Meanwhile, Tate Britain is revealing an intriguing backstory to the work of Hogarth. Too often his work has been seen as merely anecdotal exercises, stories in paint. This show, however, reveals that he had a distinct agenda, one in which he strove to establish a native style of painting utterly at odds with his Continental counterparts. It would seem that he achieved his goal!

Although there are too few exhibitions devoted to women artists this winter, the Royal Academy is devoting its stunning rooms to the work of Jo Hiffernan- artist, muse, lover and model to proto-modern artists Courbet and Whistler. Her stunning red-haired beauty inspired Whistler to create an entire series of paintings of women dressed in white on the theme of ‘Symphonies in White.’ His approach transformed British portrait painting for a generation.

However you prefer to ‘visit’ these exemplary exhibitions – in person, with us virtually while tucked into your favourite armchair, or by both means- these exhibitions will undoubtedly transport you beyond the weight of the quotidian into the rare air of beauty if not into the sublime.

Booking Information:::::::::::::::::::::::::::::::::::::::::::::::::::::::::::::::::::::::::::

This course, taught by Nicholas Friend, Director of Inscape, begins on Tuesday 18 January 2022 at 11 am, repeating on Thursdays at 4 pm, and ends on Thursday 3 March 2022.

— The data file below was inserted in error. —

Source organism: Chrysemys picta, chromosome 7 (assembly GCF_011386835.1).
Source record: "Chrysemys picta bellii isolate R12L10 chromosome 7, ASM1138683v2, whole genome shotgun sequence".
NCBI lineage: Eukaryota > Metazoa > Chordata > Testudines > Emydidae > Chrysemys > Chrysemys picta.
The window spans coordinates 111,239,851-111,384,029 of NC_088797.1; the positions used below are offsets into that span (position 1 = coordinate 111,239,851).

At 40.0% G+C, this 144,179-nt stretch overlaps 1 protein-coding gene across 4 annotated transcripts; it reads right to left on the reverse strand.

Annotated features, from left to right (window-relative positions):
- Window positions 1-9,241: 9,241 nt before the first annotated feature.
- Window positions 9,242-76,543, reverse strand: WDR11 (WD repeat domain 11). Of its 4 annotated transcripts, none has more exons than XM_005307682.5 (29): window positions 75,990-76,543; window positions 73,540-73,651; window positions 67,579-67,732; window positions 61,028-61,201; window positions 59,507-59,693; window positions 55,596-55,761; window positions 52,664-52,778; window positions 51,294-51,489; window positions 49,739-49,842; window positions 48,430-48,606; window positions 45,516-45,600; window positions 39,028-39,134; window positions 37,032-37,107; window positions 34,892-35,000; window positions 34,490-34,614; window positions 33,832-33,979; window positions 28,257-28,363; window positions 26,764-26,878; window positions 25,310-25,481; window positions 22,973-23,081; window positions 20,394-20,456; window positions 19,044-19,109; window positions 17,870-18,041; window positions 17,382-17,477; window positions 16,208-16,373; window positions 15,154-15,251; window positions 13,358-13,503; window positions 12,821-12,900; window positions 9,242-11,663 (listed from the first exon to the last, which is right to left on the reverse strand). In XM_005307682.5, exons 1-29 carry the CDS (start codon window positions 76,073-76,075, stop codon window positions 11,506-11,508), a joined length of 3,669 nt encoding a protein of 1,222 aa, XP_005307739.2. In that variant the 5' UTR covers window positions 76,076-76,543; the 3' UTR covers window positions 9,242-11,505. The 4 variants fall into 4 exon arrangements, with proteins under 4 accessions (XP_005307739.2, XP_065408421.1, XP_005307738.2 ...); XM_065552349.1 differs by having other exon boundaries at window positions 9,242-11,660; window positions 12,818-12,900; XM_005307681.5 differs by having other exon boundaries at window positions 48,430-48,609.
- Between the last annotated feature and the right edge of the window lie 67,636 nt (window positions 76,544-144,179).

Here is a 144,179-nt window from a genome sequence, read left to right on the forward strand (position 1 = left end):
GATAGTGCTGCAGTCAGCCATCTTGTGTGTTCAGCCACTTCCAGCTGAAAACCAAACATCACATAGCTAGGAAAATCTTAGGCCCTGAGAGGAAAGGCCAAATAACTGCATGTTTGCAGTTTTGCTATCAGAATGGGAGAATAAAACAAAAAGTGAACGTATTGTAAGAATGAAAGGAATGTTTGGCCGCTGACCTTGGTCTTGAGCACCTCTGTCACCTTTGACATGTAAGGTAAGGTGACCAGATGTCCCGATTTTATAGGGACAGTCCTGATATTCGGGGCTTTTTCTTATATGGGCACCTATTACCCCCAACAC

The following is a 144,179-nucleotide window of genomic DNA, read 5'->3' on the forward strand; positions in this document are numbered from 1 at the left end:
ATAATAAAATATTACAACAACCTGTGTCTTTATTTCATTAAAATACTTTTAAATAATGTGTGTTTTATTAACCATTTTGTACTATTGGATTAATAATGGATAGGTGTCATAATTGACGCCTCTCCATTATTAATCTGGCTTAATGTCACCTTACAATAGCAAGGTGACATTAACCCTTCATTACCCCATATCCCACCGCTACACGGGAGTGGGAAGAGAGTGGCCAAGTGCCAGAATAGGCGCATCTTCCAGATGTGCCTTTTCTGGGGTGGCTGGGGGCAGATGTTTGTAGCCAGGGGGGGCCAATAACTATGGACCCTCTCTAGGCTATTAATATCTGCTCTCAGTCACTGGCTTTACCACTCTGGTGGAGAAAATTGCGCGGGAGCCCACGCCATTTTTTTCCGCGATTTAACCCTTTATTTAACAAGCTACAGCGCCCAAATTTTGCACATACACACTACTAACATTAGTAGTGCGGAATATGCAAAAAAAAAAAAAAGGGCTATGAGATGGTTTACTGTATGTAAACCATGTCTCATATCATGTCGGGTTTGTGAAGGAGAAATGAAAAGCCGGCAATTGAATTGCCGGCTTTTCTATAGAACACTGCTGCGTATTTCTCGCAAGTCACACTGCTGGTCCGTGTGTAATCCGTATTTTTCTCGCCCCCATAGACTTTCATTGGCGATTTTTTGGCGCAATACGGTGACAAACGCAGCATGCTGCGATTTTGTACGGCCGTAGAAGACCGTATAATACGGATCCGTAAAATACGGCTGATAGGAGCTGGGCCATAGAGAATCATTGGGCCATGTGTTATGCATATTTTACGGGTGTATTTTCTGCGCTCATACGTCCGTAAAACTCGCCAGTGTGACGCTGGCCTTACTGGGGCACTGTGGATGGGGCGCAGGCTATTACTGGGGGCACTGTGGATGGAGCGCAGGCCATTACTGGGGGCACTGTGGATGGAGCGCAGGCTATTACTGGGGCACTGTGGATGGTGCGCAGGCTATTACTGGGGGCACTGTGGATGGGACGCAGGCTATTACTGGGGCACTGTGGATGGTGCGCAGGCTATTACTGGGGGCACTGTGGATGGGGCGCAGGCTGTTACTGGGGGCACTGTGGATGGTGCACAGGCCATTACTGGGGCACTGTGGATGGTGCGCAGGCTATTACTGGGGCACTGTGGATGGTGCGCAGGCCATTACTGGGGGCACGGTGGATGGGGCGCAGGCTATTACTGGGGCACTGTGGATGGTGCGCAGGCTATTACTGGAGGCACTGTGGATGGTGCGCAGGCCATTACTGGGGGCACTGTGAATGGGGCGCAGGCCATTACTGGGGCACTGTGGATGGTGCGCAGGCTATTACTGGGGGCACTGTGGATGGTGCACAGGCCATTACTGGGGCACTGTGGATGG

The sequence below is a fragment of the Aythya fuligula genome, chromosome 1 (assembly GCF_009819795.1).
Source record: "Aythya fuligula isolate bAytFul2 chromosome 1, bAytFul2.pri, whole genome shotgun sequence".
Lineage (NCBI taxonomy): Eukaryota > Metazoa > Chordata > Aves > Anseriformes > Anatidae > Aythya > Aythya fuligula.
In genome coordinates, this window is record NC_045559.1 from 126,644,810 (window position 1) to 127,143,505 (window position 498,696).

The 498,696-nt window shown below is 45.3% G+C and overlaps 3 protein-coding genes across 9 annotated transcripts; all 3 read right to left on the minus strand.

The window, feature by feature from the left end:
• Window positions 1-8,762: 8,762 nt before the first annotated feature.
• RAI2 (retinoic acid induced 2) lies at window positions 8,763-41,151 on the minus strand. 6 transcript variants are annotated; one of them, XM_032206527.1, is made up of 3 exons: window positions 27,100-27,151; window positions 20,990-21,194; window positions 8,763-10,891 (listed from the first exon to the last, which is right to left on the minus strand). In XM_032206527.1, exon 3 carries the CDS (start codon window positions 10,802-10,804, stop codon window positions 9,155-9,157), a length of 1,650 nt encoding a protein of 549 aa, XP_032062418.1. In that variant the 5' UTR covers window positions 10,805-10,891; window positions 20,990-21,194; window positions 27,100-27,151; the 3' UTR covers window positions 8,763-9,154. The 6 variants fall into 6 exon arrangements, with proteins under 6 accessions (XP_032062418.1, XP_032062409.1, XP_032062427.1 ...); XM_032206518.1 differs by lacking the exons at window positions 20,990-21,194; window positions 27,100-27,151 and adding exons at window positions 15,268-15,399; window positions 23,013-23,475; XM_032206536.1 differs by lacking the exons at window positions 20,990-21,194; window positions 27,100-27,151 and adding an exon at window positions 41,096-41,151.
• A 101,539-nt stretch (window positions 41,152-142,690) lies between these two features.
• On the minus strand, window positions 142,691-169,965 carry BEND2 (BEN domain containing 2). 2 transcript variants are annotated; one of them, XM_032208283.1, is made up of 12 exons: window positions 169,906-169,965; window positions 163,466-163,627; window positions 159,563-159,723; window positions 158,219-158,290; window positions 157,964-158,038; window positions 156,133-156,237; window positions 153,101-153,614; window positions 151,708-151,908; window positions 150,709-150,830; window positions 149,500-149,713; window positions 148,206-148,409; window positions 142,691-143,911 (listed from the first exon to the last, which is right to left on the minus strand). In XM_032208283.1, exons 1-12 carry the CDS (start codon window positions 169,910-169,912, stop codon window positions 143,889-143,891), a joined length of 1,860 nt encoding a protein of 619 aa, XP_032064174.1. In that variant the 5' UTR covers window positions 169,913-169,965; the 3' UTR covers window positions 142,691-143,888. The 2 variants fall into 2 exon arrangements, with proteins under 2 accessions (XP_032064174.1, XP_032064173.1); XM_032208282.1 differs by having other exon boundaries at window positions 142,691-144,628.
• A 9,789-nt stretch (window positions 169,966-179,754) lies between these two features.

You may choose to attend all Tuesdays or all Thursdays, or any mixture of these, subject to availability. You may also choose to attend individual sessions. If you would like to attend but cannot manage a particular date, then we will be sending recordings of every session to all participants. Each session meets from 20 minutes before the advertised time of the lecture, and each lecture lasts roughly one hour, with around 15 minutes discussion.

Cost: £250 members or £300 non-members for the course of 7 sessions or £45 members or £55 non-members per individual session. All sessions are limited to 23 participants to permit discussion.

Due to the coronavirus cheques are not a viable option at this time. Instead, please make your payment to Friend&Friend Ltd by bank transfer to our account with Metrobank, bank sort code 23-05-80, account number 13291721 or via PayPal to, or credit/debit card by phone to Henrietta on 07940 719397. She is available Tuesdays 10-12 and 2 – 3 pm or Thursdays 2-4 pm.

How to Set Up a PayPal account::::::::::::::::::::::::::::::::::::::::::::::::::::::::::::::

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How to Connect your Bank Account to your PayPal account:::::::::::::::::::::::

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How to Send Money::::::::::::::::::::::::::::::::::::::::::::::::::::::::::::::::::::::::::::::::